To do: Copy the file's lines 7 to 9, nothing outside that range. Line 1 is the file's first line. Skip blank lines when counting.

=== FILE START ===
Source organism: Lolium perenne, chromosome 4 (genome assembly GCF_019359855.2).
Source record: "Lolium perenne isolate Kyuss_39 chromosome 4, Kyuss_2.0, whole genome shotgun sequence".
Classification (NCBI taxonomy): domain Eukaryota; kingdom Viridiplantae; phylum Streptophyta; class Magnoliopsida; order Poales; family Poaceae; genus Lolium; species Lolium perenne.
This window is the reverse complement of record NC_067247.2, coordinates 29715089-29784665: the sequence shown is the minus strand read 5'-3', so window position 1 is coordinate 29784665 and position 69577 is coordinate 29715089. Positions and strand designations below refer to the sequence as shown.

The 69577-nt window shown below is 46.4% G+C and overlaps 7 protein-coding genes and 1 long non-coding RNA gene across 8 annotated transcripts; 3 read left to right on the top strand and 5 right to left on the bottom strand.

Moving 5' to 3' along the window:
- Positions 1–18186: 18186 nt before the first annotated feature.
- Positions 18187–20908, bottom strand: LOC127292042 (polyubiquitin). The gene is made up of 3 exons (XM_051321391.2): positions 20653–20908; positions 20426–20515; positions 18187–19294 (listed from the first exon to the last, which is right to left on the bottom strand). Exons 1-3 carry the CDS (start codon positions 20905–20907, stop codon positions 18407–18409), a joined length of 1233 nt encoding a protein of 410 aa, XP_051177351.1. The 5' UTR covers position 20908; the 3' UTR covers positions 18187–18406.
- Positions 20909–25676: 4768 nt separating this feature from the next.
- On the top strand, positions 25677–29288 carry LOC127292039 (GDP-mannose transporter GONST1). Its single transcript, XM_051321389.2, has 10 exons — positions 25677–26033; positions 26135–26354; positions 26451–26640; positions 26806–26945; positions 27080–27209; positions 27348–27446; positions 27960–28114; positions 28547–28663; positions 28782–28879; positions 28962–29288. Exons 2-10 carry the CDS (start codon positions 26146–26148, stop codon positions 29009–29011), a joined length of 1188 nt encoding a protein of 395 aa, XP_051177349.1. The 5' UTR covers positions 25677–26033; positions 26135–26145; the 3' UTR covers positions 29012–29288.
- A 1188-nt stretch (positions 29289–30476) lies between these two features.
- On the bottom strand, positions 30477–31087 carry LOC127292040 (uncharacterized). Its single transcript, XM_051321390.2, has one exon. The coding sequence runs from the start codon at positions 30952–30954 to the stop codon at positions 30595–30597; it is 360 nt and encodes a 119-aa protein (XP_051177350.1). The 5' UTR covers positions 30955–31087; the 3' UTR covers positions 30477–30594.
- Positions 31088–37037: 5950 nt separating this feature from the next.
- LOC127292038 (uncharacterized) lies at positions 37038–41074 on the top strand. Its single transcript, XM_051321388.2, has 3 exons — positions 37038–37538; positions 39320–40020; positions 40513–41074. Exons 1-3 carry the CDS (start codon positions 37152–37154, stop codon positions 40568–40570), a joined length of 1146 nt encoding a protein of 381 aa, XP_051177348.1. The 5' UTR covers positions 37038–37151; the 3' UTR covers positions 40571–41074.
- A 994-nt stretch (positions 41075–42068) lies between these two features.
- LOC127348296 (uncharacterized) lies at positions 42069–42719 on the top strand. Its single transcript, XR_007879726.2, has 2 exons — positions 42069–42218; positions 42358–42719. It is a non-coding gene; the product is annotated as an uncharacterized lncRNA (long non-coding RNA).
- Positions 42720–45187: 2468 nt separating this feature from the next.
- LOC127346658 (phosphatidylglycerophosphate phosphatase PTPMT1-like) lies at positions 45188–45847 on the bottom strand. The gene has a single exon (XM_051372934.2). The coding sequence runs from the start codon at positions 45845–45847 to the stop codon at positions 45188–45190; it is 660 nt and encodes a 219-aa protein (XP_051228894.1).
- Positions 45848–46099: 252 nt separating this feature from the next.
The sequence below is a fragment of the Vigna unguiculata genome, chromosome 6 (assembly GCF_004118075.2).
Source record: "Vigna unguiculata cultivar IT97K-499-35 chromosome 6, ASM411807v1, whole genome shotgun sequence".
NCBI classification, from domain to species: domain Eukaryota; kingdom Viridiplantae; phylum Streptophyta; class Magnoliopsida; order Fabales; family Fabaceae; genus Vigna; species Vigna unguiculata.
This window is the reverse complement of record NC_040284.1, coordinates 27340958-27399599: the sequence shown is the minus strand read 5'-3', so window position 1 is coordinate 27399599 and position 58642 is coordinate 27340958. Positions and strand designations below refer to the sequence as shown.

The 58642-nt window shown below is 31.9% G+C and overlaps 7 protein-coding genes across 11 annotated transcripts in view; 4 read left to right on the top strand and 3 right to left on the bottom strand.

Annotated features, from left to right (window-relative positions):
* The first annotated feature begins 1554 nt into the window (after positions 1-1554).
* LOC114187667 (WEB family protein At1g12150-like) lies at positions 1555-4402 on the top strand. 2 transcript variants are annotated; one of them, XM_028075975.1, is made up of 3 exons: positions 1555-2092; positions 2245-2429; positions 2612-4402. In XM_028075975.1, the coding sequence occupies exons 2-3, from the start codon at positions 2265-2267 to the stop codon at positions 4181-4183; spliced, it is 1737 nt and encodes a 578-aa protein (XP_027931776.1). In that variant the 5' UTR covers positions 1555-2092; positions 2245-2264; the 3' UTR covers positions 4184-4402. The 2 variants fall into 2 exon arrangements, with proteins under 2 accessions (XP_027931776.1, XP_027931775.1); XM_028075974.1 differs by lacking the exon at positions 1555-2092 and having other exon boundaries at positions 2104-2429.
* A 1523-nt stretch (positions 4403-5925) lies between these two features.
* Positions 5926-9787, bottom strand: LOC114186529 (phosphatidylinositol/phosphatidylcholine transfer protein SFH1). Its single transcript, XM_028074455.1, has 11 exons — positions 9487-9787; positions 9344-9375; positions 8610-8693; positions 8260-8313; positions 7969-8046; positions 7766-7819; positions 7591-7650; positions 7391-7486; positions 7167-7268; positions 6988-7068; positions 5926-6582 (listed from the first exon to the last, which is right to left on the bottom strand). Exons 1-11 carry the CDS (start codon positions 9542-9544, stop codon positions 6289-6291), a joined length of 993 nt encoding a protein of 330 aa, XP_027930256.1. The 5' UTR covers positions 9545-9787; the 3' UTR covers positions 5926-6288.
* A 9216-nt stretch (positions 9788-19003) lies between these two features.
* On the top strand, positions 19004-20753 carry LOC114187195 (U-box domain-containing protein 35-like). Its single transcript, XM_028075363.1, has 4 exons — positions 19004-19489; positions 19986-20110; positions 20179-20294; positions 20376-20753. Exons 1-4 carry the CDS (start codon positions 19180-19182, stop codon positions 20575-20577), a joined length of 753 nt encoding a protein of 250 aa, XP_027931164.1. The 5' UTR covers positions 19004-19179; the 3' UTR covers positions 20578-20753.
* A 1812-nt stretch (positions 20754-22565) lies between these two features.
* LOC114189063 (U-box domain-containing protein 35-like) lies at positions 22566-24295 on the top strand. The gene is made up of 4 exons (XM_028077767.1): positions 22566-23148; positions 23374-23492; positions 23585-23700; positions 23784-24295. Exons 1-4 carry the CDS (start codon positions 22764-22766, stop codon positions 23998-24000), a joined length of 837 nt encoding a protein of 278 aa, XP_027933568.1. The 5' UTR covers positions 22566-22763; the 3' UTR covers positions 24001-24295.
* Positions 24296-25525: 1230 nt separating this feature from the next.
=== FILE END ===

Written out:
- Positions 1–18186: 18186 nt before the first annotated feature.
- Positions 18187–20908, bottom strand: LOC127292042 (polyubiquitin). The gene is made up of 3 exons (XM_051321391.2): positions 20653–20908; positions 20426–20515; positions 18187–19294 (listed from the first exon to the last, which is right to left on the bottom strand). Exons 1-3 carry the CDS (start codon positions 20905–20907, stop codon positions 18407–18409), a joined length of 1233 nt encoding a protein of 410 aa, XP_051177351.1. The 5' UTR covers position 20908; the 3' UTR covers positions 18187–18406.
- Positions 20909–25676: 4768 nt separating this feature from the next.